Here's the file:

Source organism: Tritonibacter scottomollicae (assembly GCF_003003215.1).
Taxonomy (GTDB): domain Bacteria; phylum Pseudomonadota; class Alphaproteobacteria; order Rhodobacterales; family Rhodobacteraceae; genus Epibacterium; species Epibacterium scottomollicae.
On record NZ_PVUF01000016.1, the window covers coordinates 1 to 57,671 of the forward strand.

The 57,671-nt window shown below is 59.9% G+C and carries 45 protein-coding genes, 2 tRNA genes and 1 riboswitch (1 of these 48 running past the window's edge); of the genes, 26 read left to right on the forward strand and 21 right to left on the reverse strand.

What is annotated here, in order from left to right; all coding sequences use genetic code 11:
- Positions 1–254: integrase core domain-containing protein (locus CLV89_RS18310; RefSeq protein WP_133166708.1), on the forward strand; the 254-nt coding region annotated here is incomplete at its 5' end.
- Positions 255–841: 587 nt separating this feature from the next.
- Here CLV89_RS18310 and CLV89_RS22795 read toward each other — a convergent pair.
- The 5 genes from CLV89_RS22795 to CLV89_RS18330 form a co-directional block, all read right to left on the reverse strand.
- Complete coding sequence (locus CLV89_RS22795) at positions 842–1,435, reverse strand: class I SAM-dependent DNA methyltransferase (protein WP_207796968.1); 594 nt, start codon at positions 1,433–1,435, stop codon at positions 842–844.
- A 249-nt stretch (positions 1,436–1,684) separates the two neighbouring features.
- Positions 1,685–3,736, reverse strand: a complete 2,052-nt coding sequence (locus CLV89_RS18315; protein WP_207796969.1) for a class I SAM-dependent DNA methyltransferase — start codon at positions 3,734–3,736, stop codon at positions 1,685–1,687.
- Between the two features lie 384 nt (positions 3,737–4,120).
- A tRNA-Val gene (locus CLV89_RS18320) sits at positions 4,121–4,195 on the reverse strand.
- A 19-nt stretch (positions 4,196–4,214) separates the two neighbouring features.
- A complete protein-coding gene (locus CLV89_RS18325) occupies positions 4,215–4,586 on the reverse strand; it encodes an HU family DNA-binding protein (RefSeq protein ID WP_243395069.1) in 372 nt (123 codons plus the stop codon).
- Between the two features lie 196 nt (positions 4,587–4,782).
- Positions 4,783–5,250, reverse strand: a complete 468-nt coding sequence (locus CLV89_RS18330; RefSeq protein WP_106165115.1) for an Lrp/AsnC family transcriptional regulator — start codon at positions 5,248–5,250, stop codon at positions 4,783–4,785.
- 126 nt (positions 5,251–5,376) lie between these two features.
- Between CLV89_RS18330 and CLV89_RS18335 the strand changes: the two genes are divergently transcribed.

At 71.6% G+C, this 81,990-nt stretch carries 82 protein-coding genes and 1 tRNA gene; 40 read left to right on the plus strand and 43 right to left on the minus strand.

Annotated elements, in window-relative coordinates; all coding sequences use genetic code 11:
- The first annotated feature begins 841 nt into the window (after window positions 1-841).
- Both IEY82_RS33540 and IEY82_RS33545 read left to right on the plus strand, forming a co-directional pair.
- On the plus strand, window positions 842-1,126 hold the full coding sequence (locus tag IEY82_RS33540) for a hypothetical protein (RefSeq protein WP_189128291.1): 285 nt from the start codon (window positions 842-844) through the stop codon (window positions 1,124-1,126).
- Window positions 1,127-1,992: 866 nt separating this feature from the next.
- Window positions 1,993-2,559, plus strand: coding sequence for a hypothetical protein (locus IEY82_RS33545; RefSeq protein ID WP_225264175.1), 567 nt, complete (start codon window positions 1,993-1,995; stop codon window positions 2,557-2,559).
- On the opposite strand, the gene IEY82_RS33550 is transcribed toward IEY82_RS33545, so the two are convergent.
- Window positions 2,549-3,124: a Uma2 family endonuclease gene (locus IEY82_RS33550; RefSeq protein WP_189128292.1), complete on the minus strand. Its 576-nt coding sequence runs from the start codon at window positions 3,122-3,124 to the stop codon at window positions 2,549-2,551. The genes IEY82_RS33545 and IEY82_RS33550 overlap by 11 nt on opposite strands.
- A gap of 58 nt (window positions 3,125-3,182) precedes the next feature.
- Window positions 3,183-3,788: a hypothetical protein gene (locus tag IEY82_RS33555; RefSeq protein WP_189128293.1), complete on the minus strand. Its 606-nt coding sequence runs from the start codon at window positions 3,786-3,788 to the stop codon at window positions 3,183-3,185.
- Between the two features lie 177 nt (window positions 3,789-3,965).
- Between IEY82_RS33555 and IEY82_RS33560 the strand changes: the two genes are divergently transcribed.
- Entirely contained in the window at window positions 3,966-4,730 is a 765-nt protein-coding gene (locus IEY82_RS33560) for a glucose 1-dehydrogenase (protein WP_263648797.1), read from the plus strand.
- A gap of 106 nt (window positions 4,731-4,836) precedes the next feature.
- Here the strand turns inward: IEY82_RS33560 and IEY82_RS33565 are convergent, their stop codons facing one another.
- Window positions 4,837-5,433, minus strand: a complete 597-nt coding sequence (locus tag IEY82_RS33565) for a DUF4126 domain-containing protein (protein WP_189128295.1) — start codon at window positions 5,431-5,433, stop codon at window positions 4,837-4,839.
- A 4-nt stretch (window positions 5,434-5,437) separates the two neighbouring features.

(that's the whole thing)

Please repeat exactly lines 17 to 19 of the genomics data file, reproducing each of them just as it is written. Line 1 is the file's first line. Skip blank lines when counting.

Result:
- Between the two features lie 196 nt (positions 4,587–4,782).
- Positions 4,783–5,250, reverse strand: a complete 468-nt coding sequence (locus CLV89_RS18330; RefSeq protein WP_106165115.1) for an Lrp/AsnC family transcriptional regulator — start codon at positions 5,248–5,250, stop codon at positions 4,783–4,785.
- 126 nt (positions 5,251–5,376) lie between these two features.